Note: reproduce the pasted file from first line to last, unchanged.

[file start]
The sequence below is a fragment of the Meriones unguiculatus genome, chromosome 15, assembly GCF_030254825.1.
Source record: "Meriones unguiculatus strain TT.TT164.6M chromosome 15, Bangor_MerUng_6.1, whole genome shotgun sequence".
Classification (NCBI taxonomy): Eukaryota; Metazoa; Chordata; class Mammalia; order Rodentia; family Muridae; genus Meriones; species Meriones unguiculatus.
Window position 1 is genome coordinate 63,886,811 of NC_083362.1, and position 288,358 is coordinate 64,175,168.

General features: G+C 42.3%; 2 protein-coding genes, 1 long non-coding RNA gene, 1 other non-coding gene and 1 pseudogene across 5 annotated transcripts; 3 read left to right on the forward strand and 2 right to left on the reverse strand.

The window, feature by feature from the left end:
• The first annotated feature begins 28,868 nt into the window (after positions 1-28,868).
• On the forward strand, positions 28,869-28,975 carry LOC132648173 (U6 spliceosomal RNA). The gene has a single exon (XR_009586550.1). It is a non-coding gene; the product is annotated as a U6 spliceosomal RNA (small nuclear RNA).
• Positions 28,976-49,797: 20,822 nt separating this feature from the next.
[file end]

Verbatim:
The sequence below is a fragment of the Meriones unguiculatus genome, chromosome 15, assembly GCF_030254825.1.
Source record: "Meriones unguiculatus strain TT.TT164.6M chromosome 15, Bangor_MerUng_6.1, whole genome shotgun sequence".
Classification (NCBI taxonomy): Eukaryota; Metazoa; Chordata; class Mammalia; order Rodentia; family Muridae; genus Meriones; species Meriones unguiculatus.
Window position 1 is genome coordinate 63,886,811 of NC_083362.1, and position 288,358 is coordinate 64,175,168.

General features: G+C 42.3%; 2 protein-coding genes, 1 long non-coding RNA gene, 1 other non-coding gene and 1 pseudogene across 5 annotated transcripts; 3 read left to right on the forward strand and 2 right to left on the reverse strand.

The window, feature by feature from the left end:
• The first annotated feature begins 28,868 nt into the window (after positions 1-28,868).
• On the forward strand, positions 28,869-28,975 carry LOC132648173 (U6 spliceosomal RNA). The gene has a single exon (XR_009586550.1). It is a non-coding gene; the product is annotated as a U6 spliceosomal RNA (small nuclear RNA).
• Positions 28,976-49,797: 20,822 nt separating this feature from the next.